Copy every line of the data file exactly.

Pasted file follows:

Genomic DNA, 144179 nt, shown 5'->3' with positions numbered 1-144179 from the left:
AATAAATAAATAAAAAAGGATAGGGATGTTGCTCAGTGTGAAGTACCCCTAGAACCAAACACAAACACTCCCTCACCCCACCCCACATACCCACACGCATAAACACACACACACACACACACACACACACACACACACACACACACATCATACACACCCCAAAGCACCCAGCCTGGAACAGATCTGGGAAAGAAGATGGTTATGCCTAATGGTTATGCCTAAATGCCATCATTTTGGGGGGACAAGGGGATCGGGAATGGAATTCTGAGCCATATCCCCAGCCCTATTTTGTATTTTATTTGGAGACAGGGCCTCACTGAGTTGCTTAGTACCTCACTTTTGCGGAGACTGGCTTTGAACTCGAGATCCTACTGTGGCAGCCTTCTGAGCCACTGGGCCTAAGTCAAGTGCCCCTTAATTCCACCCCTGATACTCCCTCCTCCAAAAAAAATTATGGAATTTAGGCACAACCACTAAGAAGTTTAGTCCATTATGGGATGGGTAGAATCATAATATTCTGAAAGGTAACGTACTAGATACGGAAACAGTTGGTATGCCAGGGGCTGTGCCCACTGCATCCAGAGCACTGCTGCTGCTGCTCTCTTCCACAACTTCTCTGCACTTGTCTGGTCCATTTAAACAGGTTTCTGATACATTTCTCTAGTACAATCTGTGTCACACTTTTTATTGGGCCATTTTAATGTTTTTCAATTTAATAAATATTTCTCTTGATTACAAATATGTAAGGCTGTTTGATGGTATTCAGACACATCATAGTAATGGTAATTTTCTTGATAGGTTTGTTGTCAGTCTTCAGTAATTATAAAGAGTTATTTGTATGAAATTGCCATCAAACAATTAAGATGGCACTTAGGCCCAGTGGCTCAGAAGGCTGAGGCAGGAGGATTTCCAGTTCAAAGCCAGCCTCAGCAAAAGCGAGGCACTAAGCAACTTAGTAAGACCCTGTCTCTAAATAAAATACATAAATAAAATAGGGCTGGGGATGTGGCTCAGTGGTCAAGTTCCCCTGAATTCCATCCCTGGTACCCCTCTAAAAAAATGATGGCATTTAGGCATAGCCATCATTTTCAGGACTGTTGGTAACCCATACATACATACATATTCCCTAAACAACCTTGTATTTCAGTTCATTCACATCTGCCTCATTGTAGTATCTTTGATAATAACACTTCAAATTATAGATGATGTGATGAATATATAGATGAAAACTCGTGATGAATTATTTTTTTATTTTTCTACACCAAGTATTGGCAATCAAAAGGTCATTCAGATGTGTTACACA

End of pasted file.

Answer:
Genomic DNA, 144179 nt, shown 5'->3' with positions numbered 1-144179 from the left:
AATAAATAAATAAAAAAGGATAGGGATGTTGCTCAGTGTGAAGTACCCCTAGAACCAAACACAAACACTCCCTCACCCCACCCCACATACCCACACGCATAAACACACACACACACACACACACACACACACACACACACACACACATCATACACACCCCAAAGCACCCAGCCTGGAACAGATCTGGGAAAGAAGATGGTTATGCCTAATGGTTATGCCTAAATGCCATCATTTTGGGGGGACAAGGGGATCGGGAATGGAATTCTGAGCCATATCCCCAGCCCTATTTTGTATTTTATTTGGAGACAGGGCCTCACTGAGTTGCTTAGTACCTCACTTTTGCGGAGACTGGCTTTGAACTCGAGATCCTACTGTGGCAGCCTTCTGAGCCACTGGGCCTAAGTCAAGTGCCCCTTAATTCCACCCCTGATACTCCCTCCTCCAAAAAAAATTATGGAATTTAGGCACAACCACTAAGAAGTTTAGTCCATTATGGGATGGGTAGAATCATAATATTCTGAAAGGTAACGTACTAGATACGGAAACAGTTGGTATGCCAGGGGCTGTGCCCACTGCATCCAGAGCACTGCTGCTGCTGCTCTCTTCCACAACTTCTCTGCACTTGTCTGGTCCATTTAAACAGGTTTCTGATACATTTCTCTAGTACAATCTGTGTCACACTTTTTATTGGGCCATTTTAATGTTTTTCAATTTAATAAATATTTCTCTTGATTACAAATATGTAAGGCTGTTTGATGGTATTCAGACACATCATAGTAATGGTAATTTTCTTGATAGGTTTGTTGTCAGTCTTCAGTAATTATAAAGAGTTATTTGTATGAAATTGCCATCAAACAATTAAGATGGCACTTAGGCCCAGTGGCTCAGAAGGCTGAGGCAGGAGGATTTCCAGTTCAAAGCCAGCCTCAGCAAAAGCGAGGCACTAAGCAACTTAGTAAGACCCTGTCTCTAAATAAAATACATAAATAAAATAGGGCTGGGGATGTGGCTCAGTGGTCAAGTTCCCCTGAATTCCATCCCTGGTACCCCTCTAAAAAAATGATGGCATTTAGGCATAGCCATCATTTTCAGGACTGTTGGTAACCCATACATACATACATATTCCCTAAACAACCTTGTATTTCAGTTCATTCACATCTGCCTCATTGTAGTATCTTTGATAATAACACTTCAAATTATAGATGATGTGATGAATATATAGATGAAAACTCGTGATGAATTATTTTTTTATTTTTCTACACCAAGTATTGGCAATCAAAAGGTCATTCAGATGTGTTACACA